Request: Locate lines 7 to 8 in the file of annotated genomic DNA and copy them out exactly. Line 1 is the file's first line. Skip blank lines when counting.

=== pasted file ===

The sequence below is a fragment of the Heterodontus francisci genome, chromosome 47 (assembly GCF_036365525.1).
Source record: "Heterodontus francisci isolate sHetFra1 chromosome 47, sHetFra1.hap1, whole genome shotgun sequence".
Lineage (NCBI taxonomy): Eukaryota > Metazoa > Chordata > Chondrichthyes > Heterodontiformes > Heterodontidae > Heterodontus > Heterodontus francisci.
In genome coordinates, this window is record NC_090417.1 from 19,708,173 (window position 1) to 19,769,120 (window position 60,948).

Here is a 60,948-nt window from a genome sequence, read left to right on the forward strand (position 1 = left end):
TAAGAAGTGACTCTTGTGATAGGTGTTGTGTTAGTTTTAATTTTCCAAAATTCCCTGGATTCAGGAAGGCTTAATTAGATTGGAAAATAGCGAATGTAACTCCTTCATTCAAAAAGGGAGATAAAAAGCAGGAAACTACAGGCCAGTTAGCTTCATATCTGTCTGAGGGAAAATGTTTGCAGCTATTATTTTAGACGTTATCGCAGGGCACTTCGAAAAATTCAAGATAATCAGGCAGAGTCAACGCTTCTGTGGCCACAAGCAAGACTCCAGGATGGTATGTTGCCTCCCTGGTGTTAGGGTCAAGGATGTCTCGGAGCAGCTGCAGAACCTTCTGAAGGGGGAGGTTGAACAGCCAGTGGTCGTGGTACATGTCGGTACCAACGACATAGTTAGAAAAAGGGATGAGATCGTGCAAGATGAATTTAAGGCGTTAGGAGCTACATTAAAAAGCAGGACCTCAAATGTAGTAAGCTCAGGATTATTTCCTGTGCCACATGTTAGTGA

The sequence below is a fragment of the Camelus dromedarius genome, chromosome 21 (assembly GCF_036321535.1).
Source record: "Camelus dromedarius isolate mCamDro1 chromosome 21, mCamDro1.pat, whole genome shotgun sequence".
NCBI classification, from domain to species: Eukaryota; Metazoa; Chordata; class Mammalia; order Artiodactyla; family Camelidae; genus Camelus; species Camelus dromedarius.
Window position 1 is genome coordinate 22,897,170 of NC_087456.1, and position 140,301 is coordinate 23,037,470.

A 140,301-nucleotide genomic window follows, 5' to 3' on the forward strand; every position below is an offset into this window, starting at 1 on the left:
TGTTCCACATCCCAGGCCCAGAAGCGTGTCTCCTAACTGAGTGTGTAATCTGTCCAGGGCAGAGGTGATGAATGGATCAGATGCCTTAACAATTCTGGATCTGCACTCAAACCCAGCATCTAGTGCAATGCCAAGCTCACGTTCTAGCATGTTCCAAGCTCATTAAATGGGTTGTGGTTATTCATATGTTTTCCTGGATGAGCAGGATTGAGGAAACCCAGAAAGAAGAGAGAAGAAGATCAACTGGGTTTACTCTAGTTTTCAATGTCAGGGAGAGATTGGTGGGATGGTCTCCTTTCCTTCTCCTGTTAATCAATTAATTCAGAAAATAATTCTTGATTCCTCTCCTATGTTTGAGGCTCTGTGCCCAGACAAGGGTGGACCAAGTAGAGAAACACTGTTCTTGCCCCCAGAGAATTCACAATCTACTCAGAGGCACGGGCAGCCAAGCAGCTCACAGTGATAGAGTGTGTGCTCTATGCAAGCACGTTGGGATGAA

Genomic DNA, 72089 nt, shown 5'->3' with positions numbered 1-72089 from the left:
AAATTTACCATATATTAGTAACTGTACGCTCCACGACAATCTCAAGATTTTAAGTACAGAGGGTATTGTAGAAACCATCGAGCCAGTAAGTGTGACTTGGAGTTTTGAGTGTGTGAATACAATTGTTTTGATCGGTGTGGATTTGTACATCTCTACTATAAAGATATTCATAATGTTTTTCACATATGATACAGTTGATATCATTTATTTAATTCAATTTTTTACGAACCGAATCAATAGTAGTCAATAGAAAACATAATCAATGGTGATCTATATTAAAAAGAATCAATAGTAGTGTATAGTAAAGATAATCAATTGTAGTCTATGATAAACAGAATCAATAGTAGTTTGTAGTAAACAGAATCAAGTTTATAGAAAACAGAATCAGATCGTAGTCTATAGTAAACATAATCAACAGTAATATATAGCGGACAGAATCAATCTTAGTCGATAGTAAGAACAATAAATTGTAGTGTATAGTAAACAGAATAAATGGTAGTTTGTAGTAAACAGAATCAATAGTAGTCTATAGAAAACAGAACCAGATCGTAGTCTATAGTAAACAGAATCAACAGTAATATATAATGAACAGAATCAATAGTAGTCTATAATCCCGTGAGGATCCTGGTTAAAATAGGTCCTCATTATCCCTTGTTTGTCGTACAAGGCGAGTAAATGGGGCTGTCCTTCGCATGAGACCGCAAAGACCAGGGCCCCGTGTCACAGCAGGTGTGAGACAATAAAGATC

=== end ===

The sequence below is a fragment of the Camelus dromedarius genome, chromosome 21 (assembly GCF_036321535.1).
Source record: "Camelus dromedarius isolate mCamDro1 chromosome 21, mCamDro1.pat, whole genome shotgun sequence".